The main mission of any PhD programme in any discipline ought to be that those students who enroll in it learn to become researchers during their studies. This process would entail learning to read what other people have written on various themes of the particular discipline’s concern, identifying a knowledge gap, designing a research project to fill that gap, executing the research using credible methods, and writing the dissertation. The student joining a PhD program shouldn’t be expected to know all of these things prior to their doctoral training. The whole point of the PhD training – spanned over several years—is to learn to do all of the above at a fairly good competence level through recursive efforts under the supervision of relatively senior scholars in your field. Yes, applicants need to demonstrate—through their entire application package—that they are capable of joining the research adventure. However, the other documents submitted as part of the application process should be enough for such an evaluation.

If you agree with the way in which I have characterised the primary mission of any PhD programme, then you would certainly agree that from the point of view of the potential applicants, institutionalising the need for already published research articles as part of their application works as a barrier to entry. The universities in Nepal that have this requirement are not welcoming places for potential PhD students hoping to be nurtured through the doctoral training process. Instead, this requirement signals that the very start of their PhD programmes—the applicant selection process—suffers from a bureaucratic mindset about which I have written previously (“Structural Ills of Our Universities”, 20 January 2023).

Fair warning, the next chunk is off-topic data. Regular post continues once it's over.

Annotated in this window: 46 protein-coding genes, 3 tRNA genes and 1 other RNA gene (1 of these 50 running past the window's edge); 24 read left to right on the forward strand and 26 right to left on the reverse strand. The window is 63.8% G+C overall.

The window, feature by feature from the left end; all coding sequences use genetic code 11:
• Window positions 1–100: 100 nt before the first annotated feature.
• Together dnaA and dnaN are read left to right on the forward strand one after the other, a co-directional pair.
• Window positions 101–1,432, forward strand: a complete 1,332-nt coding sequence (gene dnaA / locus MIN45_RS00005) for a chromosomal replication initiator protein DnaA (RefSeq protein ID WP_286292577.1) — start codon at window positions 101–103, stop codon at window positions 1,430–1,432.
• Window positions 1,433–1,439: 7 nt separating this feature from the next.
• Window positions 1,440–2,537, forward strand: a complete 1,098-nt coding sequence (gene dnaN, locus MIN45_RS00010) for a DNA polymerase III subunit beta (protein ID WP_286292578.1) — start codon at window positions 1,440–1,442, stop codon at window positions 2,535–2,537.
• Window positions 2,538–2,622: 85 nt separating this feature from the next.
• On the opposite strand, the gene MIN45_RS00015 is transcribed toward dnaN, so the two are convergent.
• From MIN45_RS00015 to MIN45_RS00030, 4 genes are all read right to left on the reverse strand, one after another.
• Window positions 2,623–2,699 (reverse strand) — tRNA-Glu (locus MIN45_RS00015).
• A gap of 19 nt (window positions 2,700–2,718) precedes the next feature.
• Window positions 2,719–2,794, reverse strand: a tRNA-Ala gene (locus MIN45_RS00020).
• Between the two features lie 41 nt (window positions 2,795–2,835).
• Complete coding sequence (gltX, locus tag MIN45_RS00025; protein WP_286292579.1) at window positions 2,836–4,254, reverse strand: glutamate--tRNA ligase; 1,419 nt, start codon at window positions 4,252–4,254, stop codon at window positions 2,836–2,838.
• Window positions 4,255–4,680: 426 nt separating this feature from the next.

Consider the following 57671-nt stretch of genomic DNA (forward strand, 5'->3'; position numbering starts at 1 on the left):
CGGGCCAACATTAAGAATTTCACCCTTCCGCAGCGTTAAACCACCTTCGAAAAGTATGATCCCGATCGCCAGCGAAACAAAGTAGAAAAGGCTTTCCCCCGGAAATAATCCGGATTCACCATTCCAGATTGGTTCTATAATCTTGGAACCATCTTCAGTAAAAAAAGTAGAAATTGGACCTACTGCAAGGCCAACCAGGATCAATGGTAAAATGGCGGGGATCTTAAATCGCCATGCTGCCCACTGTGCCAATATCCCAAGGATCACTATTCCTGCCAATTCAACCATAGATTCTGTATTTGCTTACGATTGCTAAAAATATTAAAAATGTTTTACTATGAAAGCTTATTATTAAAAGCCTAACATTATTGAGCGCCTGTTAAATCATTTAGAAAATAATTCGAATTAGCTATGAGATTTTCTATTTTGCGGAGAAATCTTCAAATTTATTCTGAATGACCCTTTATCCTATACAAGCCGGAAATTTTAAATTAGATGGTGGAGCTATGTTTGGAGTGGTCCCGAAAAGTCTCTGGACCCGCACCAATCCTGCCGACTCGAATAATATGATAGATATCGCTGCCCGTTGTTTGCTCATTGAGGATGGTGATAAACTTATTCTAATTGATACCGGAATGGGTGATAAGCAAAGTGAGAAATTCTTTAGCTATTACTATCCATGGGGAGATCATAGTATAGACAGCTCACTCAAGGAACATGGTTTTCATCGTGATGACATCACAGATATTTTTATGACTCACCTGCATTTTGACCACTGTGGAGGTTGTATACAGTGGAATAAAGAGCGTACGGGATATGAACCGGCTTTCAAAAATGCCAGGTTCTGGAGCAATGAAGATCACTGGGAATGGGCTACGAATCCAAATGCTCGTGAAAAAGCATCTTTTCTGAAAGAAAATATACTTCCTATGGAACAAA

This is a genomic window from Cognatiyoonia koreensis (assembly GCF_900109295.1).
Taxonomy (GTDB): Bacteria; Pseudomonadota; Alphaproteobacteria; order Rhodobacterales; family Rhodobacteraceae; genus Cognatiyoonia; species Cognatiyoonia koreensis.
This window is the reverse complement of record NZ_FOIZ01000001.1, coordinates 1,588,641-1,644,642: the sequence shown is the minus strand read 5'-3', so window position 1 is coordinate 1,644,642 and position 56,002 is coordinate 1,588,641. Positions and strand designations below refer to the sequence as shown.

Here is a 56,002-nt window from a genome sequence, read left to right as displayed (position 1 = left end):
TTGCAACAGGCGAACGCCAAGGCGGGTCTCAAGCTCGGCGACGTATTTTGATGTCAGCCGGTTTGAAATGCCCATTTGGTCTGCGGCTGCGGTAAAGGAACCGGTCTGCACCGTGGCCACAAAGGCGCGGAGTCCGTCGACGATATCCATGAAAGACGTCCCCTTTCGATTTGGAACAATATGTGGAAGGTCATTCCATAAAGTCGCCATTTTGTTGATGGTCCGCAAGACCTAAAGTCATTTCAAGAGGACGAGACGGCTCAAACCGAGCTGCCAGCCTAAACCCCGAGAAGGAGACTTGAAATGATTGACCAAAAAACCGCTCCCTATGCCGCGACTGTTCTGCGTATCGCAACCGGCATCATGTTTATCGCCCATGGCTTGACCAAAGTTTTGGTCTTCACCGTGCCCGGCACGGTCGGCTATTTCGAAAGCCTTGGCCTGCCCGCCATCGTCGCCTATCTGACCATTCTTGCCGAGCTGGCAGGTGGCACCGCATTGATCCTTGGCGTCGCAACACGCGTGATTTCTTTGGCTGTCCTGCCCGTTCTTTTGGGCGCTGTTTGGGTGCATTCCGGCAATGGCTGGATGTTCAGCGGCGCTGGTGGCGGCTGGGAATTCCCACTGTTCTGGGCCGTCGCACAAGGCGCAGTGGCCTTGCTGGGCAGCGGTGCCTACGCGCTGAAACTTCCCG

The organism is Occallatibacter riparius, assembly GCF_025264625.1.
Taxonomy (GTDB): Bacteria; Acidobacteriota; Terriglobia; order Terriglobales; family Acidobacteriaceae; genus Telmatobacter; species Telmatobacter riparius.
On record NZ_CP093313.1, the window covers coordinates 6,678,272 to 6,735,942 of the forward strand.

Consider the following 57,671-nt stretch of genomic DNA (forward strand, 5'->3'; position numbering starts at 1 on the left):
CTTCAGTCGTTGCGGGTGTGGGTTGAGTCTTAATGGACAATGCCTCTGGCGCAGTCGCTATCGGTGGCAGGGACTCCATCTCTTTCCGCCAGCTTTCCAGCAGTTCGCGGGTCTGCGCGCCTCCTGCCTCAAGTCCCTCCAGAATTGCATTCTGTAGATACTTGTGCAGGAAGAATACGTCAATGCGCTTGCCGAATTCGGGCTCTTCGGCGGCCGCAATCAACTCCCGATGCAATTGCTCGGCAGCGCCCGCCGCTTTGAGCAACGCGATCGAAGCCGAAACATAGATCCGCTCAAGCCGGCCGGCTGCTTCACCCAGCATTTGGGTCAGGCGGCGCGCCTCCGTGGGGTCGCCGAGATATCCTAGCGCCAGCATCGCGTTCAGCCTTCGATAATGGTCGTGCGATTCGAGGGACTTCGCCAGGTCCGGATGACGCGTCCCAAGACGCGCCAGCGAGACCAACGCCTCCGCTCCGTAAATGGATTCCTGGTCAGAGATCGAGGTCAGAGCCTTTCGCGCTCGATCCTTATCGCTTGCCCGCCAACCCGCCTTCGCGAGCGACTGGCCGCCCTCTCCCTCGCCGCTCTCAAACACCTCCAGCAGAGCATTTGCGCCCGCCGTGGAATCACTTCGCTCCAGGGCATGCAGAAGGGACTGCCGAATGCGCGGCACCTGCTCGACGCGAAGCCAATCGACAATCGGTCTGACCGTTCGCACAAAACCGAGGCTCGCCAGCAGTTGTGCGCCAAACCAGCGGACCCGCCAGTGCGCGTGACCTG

There is more to my friend’s story. He already has a bachelor’s degree in his field of work and a master’s degree in a related field. He has more than 32 years of work experiences that encompass ground-level hands-on work to top-level managerial positions in various projects. In all these years of working in different capacities, he has amassed a vast amount of knowledge about his field. In fact, it would not be an exaggeration to suggest that he is one of the most knowledgeable persons about his field. But as far as I know, he has never claimed to work as an academic researcher and that should not be a disqualification if he now wants to become a PhD aspirant. Quite the contrary, the university in question should welcome him with open arms.

If I were the admissions dean of the school in which my friend’s proposed PhD program is located, I would have told him to just write a long personal statement explaining why he wants to do a PhD at an age when some of our mutual friends are thinking about retirement and what he wants to do subsequently with that training. If my university was also one that espoused industry-academia collaboration, I would have considered his application to fit this rubric perfectly. This would be so since the point of such a collaboration is not to invent a technology all the time that can be marketed but to bring the considerable knowledge possessed by industry insiders (like my friend) and give them academic space to articulate that knowledge. Our universities are champions of stupid mantras but are rather slow in providing such flexibility. Without flexibility, PhD programs cannot be inclusive in the more expansive sense of the word.

But is anyone who gatekeeps the admission process in Nepali universities actually reading this?

The second installment of this column will be published next fortnight.

Published Published at : April 26, 2024
Source: https://kathmandupost.com/columns/2024/04/26/dissecting-phd-sagas-i